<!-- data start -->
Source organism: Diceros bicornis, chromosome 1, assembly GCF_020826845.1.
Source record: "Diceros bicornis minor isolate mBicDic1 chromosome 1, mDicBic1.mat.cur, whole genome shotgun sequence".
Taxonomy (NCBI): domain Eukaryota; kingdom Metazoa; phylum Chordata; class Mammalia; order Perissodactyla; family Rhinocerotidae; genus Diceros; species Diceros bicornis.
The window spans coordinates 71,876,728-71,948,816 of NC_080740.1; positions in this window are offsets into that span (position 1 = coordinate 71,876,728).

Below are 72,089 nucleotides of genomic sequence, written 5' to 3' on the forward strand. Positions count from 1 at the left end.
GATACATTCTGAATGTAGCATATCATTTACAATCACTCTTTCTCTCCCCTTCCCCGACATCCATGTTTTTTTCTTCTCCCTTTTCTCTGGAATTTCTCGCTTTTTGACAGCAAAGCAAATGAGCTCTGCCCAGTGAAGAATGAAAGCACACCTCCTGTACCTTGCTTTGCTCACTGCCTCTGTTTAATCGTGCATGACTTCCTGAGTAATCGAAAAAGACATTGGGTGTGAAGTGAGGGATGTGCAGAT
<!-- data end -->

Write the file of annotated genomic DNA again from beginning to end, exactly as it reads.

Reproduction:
Source organism: Diceros bicornis, chromosome 1, assembly GCF_020826845.1.
Source record: "Diceros bicornis minor isolate mBicDic1 chromosome 1, mDicBic1.mat.cur, whole genome shotgun sequence".
Taxonomy (NCBI): domain Eukaryota; kingdom Metazoa; phylum Chordata; class Mammalia; order Perissodactyla; family Rhinocerotidae; genus Diceros; species Diceros bicornis.
The window spans coordinates 71,876,728-71,948,816 of NC_080740.1; positions in this window are offsets into that span (position 1 = coordinate 71,876,728).

Below are 72,089 nucleotides of genomic sequence, written 5' to 3' on the forward strand. Positions count from 1 at the left end.
GATACATTCTGAATGTAGCATATCATTTACAATCACTCTTTCTCTCCCCTTCCCCGACATCCATGTTTTTTTCTTCTCCCTTTTCTCTGGAATTTCTCGCTTTTTGACAGCAAAGCAAATGAGCTCTGCCCAGTGAAGAATGAAAGCACACCTCCTGTACCTTGCTTTGCTCACTGCCTCTGTTTAATCGTGCATGACTTCCTGAGTAATCGAAAAAGACATTGGGTGTGAAGTGAGGGATGTGCAGAT